Friday, May 22, 2020

Russell Library Provides Agile Services During Unprecedented Time

Submitted by Russell Library.
They don’t teach ‘Pandemics 101’ in library school.  When Russell Library Director Ramona Burkey
received her Master’s Degree in Library Science in the late 1990s, courses included Personnel Management, Cataloging, and Statistical Analysis.  “There was never any discussion of how to run a library in the midst of a global health crisis,” says Burkey.  Instead, she and thousands of librarians around Connecticut and the country have had to use their ingenuity, resourcefulness and compassion to navigate these times.

The Russell Library, despite being closed to the public since March 13, has stepped up by providing a rich array of virtual and digital resources.  Examples include online story hours, arts and crafts and activity sessions, book discussion groups, career counseling and resume reviews, financial seminars, and much more.  Library staff have been key to a city-wide, multi-week virtual Shakespeare production called “A Midsummer Night’s Stream”: Jennifer Billingsley, Russell’s Head of Youth and Family Learning, spearheaded this partnership between the Library, ARTFARM, and Oddfellows Playhouse Youth Theater.  The end result has been a gripping four-part series on the Zoom platform, featuring Middletown’s best young talent along with local music superstars such as Noah Baerman of Resonant Motion, State Troubadour and Middletown resident Nekita Waller, Anitra Brooks, and Bryan Titus.

The Russell Library’s website has been a crucial link between residents and resources during difficult times.  Updated daily, the site contains valuable information such as “How to Help,” “If You Need Help,” “Tips for Working at Home,” and Covid-19 fact sheets in English and Spanish.  Since residents need library cards to access the library’s downloadable e-books, audiobooks, magazines, music, and movies, the library quickly set up an online library card application portal.  “I’ve personally processed and mailed about 300 requests for new or renewed cards since March,” reports Burkey.  “It’s incredibly gratifying to be able to provide these services to our community members.”  Burkey also notes that the library quickly reallocated funding to ensure enough copies of high-demand digital materials to residents.  “It’s about being agile and responding swiftly and appropriately to our community’s needs.”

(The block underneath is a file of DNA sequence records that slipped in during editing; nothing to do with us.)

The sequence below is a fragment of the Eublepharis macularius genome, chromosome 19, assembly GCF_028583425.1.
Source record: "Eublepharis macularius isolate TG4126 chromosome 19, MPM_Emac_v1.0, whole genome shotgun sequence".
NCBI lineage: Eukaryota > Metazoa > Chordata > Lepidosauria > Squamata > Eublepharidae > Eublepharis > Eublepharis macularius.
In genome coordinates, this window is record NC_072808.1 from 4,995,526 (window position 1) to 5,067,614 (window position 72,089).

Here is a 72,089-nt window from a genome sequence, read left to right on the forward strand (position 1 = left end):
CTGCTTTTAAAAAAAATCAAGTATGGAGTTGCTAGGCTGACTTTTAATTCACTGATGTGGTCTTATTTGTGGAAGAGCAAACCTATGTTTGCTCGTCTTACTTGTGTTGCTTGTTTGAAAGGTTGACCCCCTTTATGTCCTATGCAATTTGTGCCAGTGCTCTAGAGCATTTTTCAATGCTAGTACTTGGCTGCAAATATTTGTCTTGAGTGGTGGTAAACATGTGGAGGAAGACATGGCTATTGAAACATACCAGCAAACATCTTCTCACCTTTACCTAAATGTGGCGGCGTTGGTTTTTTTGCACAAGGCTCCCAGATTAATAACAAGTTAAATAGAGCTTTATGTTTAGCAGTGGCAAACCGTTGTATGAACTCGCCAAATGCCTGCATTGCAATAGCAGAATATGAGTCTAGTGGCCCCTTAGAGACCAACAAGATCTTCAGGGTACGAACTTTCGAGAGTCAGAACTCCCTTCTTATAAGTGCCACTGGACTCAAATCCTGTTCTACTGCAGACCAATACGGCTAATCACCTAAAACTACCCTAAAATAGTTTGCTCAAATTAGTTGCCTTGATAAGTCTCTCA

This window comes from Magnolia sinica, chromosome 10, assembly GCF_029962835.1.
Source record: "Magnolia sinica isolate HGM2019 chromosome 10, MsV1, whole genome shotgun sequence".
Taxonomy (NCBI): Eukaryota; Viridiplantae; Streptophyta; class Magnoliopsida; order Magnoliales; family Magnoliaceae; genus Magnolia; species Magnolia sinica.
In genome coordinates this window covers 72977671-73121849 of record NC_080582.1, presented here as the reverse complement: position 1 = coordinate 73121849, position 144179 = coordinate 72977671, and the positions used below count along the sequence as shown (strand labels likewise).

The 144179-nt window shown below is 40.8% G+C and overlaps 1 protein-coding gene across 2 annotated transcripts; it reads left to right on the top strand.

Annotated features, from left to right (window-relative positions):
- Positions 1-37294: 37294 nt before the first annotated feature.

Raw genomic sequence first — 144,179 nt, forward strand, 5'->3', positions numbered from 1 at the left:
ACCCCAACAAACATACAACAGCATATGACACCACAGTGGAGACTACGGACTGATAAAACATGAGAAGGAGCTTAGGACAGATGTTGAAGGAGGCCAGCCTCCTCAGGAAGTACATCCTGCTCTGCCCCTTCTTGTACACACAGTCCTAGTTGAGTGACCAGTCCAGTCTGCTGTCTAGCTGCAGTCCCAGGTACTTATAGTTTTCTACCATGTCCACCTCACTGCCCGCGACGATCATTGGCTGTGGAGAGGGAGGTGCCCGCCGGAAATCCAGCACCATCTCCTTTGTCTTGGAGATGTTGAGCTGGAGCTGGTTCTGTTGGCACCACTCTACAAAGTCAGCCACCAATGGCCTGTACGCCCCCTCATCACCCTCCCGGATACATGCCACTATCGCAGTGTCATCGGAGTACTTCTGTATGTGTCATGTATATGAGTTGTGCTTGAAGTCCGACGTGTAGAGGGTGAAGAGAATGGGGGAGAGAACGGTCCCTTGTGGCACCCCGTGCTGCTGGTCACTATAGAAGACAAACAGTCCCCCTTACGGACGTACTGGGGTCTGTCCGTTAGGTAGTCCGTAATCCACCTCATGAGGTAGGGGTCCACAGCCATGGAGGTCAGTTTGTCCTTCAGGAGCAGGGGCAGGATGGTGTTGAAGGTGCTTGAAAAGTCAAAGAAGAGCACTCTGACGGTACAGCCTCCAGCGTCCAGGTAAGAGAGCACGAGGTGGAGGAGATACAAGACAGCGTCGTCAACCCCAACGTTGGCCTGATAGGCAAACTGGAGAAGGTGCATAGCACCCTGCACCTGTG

To that end, Russell Library staff recently participated in an online professional development session where they discussed Middletown residents’ current challenges and needs, how the library can and should respond, and what their next steps should be.  “It was amazing,” says Burkey.  “The staff came up with a fantastic set of initiatives to support our community, and we are pursuing those ideas now.  The main thrust of our conversation revolved around the fact that our community members are feeling scared, isolated, and uncertain.  So we asked ourselves how the library, which is normally a ‘convener,’ in a physical way through in-person programs and services can respond in new and creative ways while the library building is closed, and the staff really came through.”

Russell Library staff have been helping out wherever and whenever needed since the very beginning of the pandemic.  When they learned that Middletown Senior Center staff would be contacting nearly 1,000 members as part of its “Keep Connected” wellness calls, library staff jumped in to help, making thousands of connections with some of Middletown’s most vulnerable residents.  Library staff are also writing postcards to seniors and sewing and distributing cloth face masks.  In March, the library donated much of its stock of PPE to first responders, who at the time were in dire need of such supplies.  “We didn’t need it right away, but there were people who truly did,” says Burkey.

Looking forward, the library will follow guidelines from the City of Middletown as well as state and national officials with regard to resuming services.  “We have a phased reopening plan with different levels of staffing and services based on public health conditions, the availability of PPE and child care, and other factors,” says Burkey.  “Right now, we will be able to get some staff back into our building at the beginning of June, and we plan on starting curbside pickup of library books and materials shortly after that.  My primary concern is the health and safety of our staff and patrons, so we will be proceeding with our reopening plan in a deliberate and fact-based way.  We really miss our patrons and we can’t wait to see them again, though -- even from a distance and behind a mask.”

Updates on library services will go out through the library’s e-newsletter; users can sign up at  The Russell Library is also active on Facebook, Instagram, YouTube and Twitter.

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